Welcome to our Common entrance private school test practice prep – We hope you find Mosaic Fit’s skills article useful.
Common entrance private school entrance exam materials
Welcome to our free private school entrance guides, including the traditional common entrance exam , the more recent ISEB pre-tests and our private school interview tips.
ISEB common entrance exams
There are often stories of disappointment from people allocated inappopriate schools. Or even unacceptable for their child. There are various reasons that this may happen. Although, it’s often because parents did not:
- Grasp the admission criteria for their chosen schools.
- Comprehend the process of allocating schools – the Equal Preference System.
It really should not happen that children lose out on school places. Certainly, not because their school preferences were entered incorrectly on the CAF (Common Application Form). Often this happens because parents listen to a headteacher or teacher.
FREE 11+ pre-tests resources
Here are four pre-test familiarisation practice test links provided by the main provider, ISEB:
- Maths ISEB free practice.
- ISEB Verbal Reasoning free practice.
- English ISEB Pre-Test practice.
- ISEB Non-Verbal Reasoning familiarisation.
ISEB Common Entrance Exams
- ISEB, or the Independent School Examination Board, provides sets of Common Pre-tests for senior school students in year 6 or 7, when the students are aged 10 to 12.
- While candidates who are aged 6 take the 11+ Common Entrance Exam, those who are aged 8 years take the 13+ Common Entrance Exam for admittance to the senior school of their choice.
- The ISEB tests are considered entrance tests for students by many prep or senior schools and the marks achieved therein help students to gain admittance to independent schools.
- As these tests are age-standardised exams, students start to prepare for them at a very young age in readiness for joining their senior school.
- ISEB tests are held online by the school administration in which the pupil currently studies. They include multiple choice questions in English, mathematics, non-verbal and verbal reasoning.
- As it is the responsibility of the senior school students to inform the parents about the Common Pre-tests, parents do not need to register.
- The ISEB is taken once a year for those children applying to several senior schools.
Private School Admissions
Visiting the Admissions page for the relevant schools will help you understand the procedures each private school in London uses for admission and you will be able to see:
- which forms of assessment is used
- whether it is a day or boarding school
- whether it is coeducational, a boys school or a girls school
Navigating each private school in London’s website will also provide information regarding:
- school fees
- religious affiliation
- assistance such as scholarships and bursaries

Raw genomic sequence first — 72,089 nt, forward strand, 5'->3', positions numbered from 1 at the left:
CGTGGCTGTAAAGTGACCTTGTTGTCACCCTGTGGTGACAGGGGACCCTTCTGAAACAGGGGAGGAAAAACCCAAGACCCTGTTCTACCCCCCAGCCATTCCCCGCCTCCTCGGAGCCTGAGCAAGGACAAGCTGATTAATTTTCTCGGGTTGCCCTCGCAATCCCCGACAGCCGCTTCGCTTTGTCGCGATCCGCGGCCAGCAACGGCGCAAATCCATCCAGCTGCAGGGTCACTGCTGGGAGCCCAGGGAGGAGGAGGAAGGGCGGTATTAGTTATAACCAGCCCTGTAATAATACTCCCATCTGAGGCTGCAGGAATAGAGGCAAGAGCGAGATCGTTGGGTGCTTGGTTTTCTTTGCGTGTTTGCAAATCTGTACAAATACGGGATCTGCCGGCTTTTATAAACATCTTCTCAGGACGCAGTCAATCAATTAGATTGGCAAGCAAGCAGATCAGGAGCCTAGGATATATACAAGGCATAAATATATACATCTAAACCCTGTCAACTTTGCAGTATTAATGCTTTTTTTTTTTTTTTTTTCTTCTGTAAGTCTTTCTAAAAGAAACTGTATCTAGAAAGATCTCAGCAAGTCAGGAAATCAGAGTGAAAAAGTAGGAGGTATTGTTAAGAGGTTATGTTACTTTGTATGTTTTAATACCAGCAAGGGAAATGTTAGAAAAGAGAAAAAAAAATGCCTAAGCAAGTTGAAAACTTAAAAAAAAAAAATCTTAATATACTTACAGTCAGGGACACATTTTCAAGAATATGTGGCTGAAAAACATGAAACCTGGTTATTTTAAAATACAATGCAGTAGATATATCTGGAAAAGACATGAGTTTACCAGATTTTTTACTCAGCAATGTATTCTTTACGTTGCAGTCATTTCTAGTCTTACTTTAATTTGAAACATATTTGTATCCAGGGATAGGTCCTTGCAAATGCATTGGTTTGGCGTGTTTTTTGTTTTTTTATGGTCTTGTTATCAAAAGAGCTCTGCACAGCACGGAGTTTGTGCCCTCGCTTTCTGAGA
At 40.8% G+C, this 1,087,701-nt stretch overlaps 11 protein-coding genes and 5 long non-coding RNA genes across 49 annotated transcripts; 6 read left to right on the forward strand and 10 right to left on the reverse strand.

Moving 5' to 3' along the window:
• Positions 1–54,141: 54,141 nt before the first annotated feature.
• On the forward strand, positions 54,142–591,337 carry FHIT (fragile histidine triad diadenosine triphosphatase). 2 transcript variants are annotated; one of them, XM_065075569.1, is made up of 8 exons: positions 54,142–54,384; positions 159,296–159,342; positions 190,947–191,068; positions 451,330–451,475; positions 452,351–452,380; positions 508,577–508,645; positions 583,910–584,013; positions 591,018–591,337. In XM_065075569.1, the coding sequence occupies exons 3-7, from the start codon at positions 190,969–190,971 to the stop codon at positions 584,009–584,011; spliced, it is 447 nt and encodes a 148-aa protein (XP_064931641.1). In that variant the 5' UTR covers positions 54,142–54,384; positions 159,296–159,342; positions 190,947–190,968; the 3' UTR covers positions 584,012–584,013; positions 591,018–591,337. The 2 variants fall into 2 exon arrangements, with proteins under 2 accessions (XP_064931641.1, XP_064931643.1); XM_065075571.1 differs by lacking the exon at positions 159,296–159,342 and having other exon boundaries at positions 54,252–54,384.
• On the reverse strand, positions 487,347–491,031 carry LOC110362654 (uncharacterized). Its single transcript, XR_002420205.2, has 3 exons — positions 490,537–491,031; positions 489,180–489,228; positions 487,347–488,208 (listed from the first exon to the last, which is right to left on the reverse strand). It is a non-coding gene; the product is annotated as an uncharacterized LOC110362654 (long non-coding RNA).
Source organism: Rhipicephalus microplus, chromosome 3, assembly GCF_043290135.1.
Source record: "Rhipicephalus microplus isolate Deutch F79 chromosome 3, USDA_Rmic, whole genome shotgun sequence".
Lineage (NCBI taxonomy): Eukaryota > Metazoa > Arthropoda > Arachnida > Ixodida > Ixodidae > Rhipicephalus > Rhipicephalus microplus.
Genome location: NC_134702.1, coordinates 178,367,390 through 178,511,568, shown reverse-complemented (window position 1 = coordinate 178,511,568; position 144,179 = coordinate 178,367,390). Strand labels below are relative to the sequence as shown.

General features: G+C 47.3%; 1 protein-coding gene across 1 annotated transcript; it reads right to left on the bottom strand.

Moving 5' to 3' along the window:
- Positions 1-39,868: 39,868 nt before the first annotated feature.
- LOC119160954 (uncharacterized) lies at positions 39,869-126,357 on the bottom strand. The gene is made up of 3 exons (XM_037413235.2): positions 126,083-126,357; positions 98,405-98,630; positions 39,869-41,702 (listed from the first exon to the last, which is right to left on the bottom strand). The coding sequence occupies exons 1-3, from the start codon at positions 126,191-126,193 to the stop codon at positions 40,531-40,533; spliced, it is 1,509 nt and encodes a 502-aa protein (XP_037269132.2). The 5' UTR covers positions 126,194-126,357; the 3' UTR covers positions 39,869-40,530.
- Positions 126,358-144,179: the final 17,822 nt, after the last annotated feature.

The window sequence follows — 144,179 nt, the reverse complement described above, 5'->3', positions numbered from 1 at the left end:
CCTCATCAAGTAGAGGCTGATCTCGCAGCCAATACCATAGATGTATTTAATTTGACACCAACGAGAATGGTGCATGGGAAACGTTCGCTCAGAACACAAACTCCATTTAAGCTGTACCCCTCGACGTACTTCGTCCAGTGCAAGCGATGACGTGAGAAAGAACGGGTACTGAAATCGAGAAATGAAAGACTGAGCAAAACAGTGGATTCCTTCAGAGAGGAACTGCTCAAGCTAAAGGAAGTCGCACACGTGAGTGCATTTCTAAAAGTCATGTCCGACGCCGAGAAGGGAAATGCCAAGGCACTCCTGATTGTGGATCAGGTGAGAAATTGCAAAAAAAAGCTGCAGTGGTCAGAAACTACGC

- religious affiliation
- age range at each school
- special education
Preparing Your Child for a Selective School You Tube video
Contacting each private school
It is still highly recommended to get in contact with each of the private schools in London that made it onto your shortlist and visit them on their relevant open days. It is also important for you and your child to get a feel for the school and make sure that your child is part of this process. You might also find my blog on School Open Days very informative and helpful.
Which Common Entrance Exam?
The Common Entrance Test papers are distributed by ISEB’s Galore Park. These common entrance exams are titled the 11+ Entrance Test and the 13+ Entrance Test.
The 11+ Common Entrance Test is conducted by senior schools in the United Kingdom in order to assess the eligibility of the candidate to enter the respective senior school. The test is held in year 6, during the spring or autumn. The subjects for the 11+ entrance exam are English, mathematics and science. The exam is at one level only.
One set of parents were advised to put the comprehensive school as high as possible on the form if they wanted a chance of getting a place. The Headteacher was under the impression that if the child qualified for grammar school; the comprehensive school will automatically be ignored. She was wrong.
Private London school admissions policies
This page focuses on private independent senior schools and their Admission criteria, for your child or for yourself.
are spread out over London. These schools are fee-paying. Private schools are run by governors and independent of many regulations that apply to state schools. Subsequently, the biggest of these regulations that they are independent of is the National Curriculum.
London is not only the capital of the United Kingdom but also probably seen as an educational hub for UK students and students from all over the world. Many aspire to get into some of the best universities in the world from here and find that private school education is the best way to prepare for their academic future.
The best way to search for school options is to have a look at the schools in the area and work from there. You can then find the Website and Admissions pages for these schools on this page and the link below.
Private Secondary School Websites (London)
As each private school manages its own admission procedures, these vary greatly. Most private schools are however academically selective and even those that aren’t, require an interview to see whether your child would fit into their particular school environment.
For academically selective schools various forms of assessment can be used either at 11+ or 13+. These may include Maths, English, Verbal Reasoning, Non-verbal Reasoning and exams on various other subjects.
The only solution for the parent was to go on to the waiting lists for both grammar schools. To hope that a place would become available at one of the. Or to fight an over-subscription appeal for both schools. Luckily, on this occasion, a place came up at the local, catchment grammar school in the second round of allocations.